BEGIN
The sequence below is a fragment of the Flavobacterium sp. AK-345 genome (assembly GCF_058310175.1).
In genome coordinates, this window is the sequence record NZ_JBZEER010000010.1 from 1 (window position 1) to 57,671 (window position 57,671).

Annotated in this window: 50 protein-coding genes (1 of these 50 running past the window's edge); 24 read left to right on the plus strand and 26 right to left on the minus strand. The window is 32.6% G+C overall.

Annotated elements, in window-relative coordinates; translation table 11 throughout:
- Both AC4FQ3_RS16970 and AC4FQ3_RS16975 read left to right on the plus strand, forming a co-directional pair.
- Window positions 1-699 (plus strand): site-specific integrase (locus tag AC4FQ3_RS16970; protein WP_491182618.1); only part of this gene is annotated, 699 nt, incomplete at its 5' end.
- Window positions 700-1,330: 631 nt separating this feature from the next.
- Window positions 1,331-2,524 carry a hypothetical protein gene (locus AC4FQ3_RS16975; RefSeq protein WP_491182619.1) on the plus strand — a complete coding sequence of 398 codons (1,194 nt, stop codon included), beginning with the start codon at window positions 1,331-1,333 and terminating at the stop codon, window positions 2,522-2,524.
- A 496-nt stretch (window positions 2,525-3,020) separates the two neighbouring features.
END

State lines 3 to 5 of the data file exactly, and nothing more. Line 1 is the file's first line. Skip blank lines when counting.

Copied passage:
Annotated in this window: 50 protein-coding genes (1 of these 50 running past the window's edge); 24 read left to right on the plus strand and 26 right to left on the minus strand. The window is 32.6% G+C overall.

Annotated elements, in window-relative coordinates; translation table 11 throughout:
- Both AC4FQ3_RS16970 and AC4FQ3_RS16975 read left to right on the plus strand, forming a co-directional pair.